Date: 30 Jul 1936
Place: Audrey Road, Ilford
Marie Theresa Bostock died from an illegal operation on 30 July 1936.
She had lived at home with her parents and was a wireless coil tester.
The pathologist said that she had died from the effects of injuries inflicted by a certain instrument. He said that whilst the injuries could have been self-inflicted, he thought that it was improbable that they were. Her cause of death was given as being due to a cerebral abscess arising from an infection of the pelvis through the introduction of an instrument for the purpose of procuring abortion. He also added that there was a puncture in the left wall of the womb.
After hearing the evidence, the Coroner said that he felt that somebody was withholding a great deal of valuable information. The Coroner said, 'No girl of 19 suddenly goes off like a bolt from the blue and has an operation unless someone introduced her to a person who did the operation. There is a possibility that someone supplied her with money, and I would like to know how these things came about. It is impossible that some of her friends know nothing about it'. He said that there had been a conspiracy of silence.
Marie Bostock's mother said that Marie Bostock left home at 8.30am on 14 July 1936 and returned later that evening at 6.15pm and then went upstairs to her room. She said that she didn't see her but that whilst she was up in her room she prepared some food for her and then went out. She said that when she returned at 10pm she found that Marie Bostock was ill. She said that she then spoke to her and discovered for the first time that Marie Bostock was pregnant and then sent for a doctor who ordered her removal to hospital.
The mother said that Marie Bostock had been keeping company with two men, with one up to Christmas and with another subsequently. The mother said that the latter had brought Marie Bostock home from the cinema on the night of 14 July 1936. She said that she had been under the impression that Marie Bostock had been to work on 14 July but said that one of her brothers had seen her in Cranbrook Road at 2pm apparently waiting for someone.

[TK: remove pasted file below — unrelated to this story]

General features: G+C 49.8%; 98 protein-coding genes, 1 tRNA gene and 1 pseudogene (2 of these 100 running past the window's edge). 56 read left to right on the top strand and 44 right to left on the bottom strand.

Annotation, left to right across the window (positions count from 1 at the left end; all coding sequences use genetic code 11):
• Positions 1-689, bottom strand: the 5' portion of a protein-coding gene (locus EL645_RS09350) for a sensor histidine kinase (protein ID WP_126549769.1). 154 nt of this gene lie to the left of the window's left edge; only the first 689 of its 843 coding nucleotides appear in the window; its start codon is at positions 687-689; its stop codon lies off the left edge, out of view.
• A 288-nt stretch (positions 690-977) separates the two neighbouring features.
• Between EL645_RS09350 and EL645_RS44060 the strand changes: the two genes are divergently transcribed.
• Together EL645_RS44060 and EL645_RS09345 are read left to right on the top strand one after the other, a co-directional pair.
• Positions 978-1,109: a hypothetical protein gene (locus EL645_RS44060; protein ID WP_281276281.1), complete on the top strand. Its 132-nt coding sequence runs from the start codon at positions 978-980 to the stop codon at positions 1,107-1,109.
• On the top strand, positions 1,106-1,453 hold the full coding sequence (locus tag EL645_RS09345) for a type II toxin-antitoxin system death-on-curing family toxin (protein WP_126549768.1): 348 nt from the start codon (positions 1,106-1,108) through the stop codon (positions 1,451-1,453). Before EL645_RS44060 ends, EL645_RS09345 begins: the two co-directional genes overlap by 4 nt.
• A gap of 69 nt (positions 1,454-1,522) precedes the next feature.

The man that Marie Bostock had been seeing since the beginning of the year said that he had first met her when he was a barman at a pub, however, he said that at about the end of March she had told him that she didn't think that they ought to see each other anymore because she was pregnant and somebody else was responsible.
At the inquest, the Coroner said to the man, 'Being a very conscientious young woman she didn't think you ought to take the blame for what was somebody else's business?', and the man replied, 'Yes'. The Coroner then said, 'And being a conscientious young man, you said that you ought to get married in spite of the fact that she was going to have a child by somebody else?', and the man replied, 'Yes, I thought a great deal about her and was willing to marry her. We thought several times of telling her mother about her condition but decided not to do so'.
The boyfriend also said that on 14 July 1936 he had been sitting in the Ilford Super Cinema when Marie Bostock passed where he was sitting on her way out. He said that he joined her and said that when they got outside she was shivering and looking ill, and he said that he then accompanied her home. He said that she was in a very distressed condition all the way. He said that the next that he heard of her was that she was in Oldchurch Hospital.